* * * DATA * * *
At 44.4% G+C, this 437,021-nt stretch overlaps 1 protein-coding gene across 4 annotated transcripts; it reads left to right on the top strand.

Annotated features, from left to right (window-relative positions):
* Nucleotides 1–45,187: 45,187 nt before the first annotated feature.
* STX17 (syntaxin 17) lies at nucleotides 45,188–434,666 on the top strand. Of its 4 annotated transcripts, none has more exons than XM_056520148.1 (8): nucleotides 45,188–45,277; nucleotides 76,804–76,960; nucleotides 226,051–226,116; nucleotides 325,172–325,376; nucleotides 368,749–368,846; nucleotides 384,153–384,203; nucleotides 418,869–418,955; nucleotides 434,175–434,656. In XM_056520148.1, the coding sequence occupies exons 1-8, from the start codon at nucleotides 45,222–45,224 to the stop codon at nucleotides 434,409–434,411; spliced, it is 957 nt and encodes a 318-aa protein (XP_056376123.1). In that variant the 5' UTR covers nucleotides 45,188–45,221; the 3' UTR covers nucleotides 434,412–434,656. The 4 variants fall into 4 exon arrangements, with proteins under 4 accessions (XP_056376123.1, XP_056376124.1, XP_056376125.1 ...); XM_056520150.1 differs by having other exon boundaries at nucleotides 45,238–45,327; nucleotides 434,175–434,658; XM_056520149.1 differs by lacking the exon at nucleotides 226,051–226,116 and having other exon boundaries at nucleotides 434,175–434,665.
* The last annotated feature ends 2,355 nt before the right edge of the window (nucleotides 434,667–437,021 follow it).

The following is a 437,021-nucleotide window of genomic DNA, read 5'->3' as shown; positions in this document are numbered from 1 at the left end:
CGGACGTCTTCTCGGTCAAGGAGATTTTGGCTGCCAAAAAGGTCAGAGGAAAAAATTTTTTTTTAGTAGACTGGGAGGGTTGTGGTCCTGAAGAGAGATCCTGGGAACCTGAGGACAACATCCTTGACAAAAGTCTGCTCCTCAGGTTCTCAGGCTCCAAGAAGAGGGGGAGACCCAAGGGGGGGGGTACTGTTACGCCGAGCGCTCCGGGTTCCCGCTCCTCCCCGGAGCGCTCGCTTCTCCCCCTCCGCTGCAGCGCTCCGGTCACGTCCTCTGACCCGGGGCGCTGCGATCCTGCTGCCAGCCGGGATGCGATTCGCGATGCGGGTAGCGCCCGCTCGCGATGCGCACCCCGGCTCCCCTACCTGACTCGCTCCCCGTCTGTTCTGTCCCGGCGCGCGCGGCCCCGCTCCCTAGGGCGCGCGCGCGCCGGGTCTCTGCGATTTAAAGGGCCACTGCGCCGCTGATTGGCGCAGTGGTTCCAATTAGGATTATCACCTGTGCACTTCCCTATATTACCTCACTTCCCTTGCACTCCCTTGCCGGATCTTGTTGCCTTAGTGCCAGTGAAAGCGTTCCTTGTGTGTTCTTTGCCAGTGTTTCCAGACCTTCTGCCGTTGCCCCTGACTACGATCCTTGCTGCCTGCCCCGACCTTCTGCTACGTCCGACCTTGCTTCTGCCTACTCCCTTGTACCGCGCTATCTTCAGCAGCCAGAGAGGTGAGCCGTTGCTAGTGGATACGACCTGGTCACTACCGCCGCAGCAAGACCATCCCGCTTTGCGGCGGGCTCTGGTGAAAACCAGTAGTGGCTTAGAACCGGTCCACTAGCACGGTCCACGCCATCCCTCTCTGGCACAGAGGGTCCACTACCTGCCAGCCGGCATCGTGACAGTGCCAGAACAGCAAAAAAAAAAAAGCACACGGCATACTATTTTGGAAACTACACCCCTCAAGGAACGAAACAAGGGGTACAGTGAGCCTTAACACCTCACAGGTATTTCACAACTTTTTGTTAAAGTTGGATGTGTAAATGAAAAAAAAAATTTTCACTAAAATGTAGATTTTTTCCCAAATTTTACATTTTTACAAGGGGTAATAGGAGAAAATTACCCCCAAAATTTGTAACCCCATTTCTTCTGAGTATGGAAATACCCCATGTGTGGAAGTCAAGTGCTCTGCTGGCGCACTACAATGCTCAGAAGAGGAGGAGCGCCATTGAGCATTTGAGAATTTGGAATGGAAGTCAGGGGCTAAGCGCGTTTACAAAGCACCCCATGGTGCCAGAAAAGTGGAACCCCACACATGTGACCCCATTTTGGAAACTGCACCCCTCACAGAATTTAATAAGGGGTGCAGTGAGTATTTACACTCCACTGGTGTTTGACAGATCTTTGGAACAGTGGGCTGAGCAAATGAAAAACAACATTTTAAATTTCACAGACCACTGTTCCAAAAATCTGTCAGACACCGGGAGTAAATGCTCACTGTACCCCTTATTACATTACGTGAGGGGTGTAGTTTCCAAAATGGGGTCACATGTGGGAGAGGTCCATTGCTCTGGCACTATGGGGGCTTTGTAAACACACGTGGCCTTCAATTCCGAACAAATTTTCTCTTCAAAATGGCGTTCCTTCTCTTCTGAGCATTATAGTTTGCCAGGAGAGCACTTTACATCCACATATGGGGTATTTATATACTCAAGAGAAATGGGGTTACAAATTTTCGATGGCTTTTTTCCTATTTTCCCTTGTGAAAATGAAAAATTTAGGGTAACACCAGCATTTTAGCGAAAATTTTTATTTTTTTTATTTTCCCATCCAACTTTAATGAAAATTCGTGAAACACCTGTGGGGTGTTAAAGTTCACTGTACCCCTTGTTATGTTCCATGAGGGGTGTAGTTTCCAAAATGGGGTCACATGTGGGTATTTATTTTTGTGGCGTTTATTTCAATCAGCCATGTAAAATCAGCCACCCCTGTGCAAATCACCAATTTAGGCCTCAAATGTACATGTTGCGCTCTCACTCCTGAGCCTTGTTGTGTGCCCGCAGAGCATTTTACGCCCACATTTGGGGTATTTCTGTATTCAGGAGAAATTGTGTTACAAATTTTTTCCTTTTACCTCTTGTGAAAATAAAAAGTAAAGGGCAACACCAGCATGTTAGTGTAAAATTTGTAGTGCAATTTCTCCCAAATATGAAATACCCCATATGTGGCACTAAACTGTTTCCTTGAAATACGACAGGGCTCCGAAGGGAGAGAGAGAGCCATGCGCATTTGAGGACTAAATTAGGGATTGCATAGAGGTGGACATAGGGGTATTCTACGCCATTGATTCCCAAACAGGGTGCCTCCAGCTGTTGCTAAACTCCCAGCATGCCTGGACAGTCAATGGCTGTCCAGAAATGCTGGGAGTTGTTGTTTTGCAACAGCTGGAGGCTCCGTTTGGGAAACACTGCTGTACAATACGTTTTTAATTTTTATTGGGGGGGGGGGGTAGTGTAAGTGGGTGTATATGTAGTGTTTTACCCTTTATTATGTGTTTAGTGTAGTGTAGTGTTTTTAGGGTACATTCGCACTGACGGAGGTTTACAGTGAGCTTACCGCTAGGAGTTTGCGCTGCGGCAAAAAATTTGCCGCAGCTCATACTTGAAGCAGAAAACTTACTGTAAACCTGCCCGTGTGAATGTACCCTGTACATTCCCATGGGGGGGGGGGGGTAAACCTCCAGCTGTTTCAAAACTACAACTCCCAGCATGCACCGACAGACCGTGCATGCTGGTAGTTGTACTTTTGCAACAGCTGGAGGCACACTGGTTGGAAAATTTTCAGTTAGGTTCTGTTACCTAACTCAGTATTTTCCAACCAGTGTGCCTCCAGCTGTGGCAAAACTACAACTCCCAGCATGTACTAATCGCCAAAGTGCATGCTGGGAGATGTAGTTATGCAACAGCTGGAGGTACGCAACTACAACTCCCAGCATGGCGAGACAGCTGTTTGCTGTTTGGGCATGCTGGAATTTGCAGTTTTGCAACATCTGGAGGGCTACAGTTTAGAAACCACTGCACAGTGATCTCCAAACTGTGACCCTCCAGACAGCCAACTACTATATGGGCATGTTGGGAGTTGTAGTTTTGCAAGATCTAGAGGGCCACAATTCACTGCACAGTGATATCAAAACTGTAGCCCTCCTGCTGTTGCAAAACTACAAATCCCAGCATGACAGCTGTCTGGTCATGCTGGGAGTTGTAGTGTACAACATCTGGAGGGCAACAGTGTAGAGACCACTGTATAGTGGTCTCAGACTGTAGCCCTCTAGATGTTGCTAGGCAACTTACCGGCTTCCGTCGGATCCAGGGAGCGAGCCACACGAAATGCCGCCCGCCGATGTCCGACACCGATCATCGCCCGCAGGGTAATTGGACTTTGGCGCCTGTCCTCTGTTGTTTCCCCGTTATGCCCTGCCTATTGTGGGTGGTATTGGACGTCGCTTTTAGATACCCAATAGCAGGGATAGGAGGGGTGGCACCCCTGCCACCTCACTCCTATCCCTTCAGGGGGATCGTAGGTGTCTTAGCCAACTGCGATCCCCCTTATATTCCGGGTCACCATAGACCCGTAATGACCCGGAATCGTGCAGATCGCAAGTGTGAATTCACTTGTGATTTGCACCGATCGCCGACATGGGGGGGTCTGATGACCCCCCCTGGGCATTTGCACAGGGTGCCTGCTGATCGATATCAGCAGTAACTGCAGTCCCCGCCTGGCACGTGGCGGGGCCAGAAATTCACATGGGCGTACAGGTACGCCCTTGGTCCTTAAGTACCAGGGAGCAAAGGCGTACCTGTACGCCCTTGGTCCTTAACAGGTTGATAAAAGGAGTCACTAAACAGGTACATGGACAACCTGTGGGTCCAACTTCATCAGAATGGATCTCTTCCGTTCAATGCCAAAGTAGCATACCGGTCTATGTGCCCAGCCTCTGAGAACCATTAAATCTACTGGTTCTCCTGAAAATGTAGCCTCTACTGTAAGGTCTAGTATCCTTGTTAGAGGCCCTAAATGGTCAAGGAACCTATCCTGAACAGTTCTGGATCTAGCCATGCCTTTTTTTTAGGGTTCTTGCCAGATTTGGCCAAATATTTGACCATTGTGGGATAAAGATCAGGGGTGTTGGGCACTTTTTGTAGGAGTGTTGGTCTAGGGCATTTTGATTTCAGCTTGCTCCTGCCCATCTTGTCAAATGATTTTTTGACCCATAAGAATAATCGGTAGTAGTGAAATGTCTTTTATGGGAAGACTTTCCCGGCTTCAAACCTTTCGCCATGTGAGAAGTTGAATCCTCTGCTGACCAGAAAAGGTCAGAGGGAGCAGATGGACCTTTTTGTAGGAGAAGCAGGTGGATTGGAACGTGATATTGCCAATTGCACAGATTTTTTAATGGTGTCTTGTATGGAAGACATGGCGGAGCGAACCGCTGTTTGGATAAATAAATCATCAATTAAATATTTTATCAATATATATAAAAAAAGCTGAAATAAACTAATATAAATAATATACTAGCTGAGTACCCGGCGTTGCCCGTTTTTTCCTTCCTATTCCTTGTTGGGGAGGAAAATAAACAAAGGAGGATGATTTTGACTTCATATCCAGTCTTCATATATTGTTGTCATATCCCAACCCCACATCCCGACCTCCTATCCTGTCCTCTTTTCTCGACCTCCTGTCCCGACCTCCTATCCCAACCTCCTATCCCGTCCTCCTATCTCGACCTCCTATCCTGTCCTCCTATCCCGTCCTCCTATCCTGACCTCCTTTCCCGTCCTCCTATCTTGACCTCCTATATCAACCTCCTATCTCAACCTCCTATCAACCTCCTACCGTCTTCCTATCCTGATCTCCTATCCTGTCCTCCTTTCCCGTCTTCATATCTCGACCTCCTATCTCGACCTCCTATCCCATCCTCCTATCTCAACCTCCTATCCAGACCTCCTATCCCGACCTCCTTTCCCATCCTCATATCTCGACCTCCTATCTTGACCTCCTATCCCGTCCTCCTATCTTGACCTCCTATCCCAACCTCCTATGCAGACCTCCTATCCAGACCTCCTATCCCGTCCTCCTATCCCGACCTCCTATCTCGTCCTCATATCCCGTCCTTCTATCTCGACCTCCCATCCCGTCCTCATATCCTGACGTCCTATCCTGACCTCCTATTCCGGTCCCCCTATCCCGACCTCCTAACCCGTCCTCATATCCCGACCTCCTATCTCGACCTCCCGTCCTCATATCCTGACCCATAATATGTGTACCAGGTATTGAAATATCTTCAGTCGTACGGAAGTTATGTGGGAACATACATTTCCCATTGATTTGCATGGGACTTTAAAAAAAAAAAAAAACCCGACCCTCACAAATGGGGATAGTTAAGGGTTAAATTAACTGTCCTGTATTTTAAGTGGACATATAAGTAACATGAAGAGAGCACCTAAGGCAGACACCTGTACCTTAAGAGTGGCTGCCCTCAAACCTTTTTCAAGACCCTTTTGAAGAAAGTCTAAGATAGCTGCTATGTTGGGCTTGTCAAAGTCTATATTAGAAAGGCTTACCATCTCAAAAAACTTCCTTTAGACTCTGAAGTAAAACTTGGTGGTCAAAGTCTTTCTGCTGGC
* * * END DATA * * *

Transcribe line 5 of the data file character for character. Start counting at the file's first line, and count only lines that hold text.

* The last annotated feature ends 2,355 nt before the right edge of the window (nucleotides 434,667–437,021 follow it).